Based on its independent review of the summary judgment record, the First Circuit affirmed the U.S. District Court’s ruling that RTR and the Bergers’ various tort and contract claims were time-barred because the Bergers were aware of all critical facts -- the alleged injury (the tax lien) and the alleged cause (the advice of the Accountant) -- by July 16, 2006, the date the IRS filed a tax lien of more the $525,000 against them. This was more than three years before October, 2009 when the Bergers filed suit against the Accountant. In support of its ruling, the First Circuit relied on the following facts from the summary judgment record: At her deposition, Rosalie Berger testified she sought out and hired the Successor Accountant in 2008 because “she did not agree with [amending the 2002 tax returns] to begin with” and she signed the amended tax returns “under duress, and it was very, very damaging to [her] company.” She also testified, even before the IRS filed its tax lien in July, 2006, she had concluded the Accountant’s advice to amend the tax returns was “poorly thought out,” “was probably some of the poorest advice [she] could have possibly taken,” and she “knew” that amending the tax returns “was not the right approach.” Further, before July 16, 2006, the Bergers sought “second opinions” from two tax professionals regarding the Accountant’s advice to amend the 2002 tax returns.

The First Circuit found nothing in the summary judgment record to suggest that in between July 16, 2006 and October, 2009, the Bergers received any information which made them believe anything other than the Accountant’s advice was wrong. The First Circuit analogized this case to one previously decided by the Massachusetts Supreme Judicial Court, where it was held a client could not invoke the discovery rule to toll the statute of limitations on a negligence claim against his former attorneys beyond the date on which he concluded his former attorneys “didn’t know what they were doing.” See Lyons v. Nutt, 436 Mass. 244 (2002).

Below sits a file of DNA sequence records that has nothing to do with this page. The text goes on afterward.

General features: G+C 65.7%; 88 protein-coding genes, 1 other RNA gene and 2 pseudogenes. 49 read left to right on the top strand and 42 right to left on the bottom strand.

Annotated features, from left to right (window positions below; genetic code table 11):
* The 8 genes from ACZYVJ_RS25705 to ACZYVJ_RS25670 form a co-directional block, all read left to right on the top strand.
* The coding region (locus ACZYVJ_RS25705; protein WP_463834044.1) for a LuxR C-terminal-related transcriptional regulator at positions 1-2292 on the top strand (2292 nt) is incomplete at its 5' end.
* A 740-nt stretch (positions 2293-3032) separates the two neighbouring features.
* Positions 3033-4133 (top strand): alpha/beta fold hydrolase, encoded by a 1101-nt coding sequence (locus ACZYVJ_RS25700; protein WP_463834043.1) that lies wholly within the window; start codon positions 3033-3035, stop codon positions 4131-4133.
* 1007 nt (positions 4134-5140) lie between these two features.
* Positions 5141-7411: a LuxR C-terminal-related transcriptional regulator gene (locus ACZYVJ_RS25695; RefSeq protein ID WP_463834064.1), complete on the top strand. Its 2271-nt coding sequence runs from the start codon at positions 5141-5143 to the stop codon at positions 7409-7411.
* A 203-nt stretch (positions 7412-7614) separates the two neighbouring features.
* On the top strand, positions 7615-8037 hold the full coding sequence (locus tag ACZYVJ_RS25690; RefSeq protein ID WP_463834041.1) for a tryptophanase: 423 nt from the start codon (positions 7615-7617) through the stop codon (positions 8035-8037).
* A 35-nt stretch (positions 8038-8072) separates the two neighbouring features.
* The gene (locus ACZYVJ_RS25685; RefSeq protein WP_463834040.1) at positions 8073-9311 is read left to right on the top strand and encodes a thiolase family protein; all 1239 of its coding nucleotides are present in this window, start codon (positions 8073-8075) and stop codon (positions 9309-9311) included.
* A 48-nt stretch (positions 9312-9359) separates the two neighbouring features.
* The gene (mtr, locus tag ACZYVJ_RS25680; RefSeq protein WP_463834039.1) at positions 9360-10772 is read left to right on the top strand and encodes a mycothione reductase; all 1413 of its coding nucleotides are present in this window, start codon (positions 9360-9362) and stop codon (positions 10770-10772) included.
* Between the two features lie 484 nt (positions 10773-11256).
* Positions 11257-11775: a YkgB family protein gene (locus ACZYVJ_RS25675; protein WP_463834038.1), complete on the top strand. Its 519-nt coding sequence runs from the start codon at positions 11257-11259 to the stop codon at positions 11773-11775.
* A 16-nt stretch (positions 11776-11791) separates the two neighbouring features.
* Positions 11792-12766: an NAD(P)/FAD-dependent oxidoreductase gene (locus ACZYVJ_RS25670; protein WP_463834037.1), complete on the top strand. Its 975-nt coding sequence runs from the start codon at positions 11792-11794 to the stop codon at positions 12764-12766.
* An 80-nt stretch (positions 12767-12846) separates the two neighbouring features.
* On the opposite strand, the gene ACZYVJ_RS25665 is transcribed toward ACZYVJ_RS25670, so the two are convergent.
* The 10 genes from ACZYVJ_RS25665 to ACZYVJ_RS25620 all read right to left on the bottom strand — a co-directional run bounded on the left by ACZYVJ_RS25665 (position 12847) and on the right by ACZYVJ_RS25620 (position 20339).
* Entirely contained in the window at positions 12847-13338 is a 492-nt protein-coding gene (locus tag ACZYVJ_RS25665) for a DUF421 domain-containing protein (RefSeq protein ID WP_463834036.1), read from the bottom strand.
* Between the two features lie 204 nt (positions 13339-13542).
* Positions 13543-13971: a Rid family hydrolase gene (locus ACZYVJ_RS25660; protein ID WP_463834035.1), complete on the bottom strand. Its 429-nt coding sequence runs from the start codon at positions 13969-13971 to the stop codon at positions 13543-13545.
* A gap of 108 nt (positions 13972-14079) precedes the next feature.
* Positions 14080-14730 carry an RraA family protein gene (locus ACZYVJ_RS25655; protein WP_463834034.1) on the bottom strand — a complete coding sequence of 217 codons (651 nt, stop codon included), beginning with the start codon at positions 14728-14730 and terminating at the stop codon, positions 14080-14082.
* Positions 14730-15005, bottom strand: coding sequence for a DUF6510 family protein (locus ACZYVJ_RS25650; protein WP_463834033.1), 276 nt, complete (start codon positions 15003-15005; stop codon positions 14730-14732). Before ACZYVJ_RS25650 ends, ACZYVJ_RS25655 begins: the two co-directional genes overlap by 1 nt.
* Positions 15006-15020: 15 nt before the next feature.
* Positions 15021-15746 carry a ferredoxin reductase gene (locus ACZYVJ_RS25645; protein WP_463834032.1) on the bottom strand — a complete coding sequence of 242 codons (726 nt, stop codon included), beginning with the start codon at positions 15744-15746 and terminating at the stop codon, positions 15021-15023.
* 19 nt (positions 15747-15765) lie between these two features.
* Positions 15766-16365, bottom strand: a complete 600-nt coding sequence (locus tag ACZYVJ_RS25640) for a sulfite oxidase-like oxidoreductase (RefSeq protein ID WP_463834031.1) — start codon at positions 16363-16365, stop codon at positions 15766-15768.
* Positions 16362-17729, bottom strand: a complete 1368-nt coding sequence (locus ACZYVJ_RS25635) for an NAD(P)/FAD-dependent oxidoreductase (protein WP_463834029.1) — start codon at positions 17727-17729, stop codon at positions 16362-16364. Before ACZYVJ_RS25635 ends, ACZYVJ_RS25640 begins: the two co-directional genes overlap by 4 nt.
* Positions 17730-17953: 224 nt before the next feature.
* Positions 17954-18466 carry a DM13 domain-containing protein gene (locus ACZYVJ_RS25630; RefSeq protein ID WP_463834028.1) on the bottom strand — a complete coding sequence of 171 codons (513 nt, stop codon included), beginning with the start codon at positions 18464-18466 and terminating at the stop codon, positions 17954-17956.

The First Circuit’s ruling in RTR Technologies sends a strong message to those would-be plaintiff tax-payers who receive a tax deficiency notice from either the Massachusetts Department of Revenue or the IRS that they must exercise a reasonable modicum of diligence to determine who is at fault for the deficiency, whether it be their accountant, themselves, or someone else; otherwise, a court may determine they slept on their rights and rule their claim is time-barred.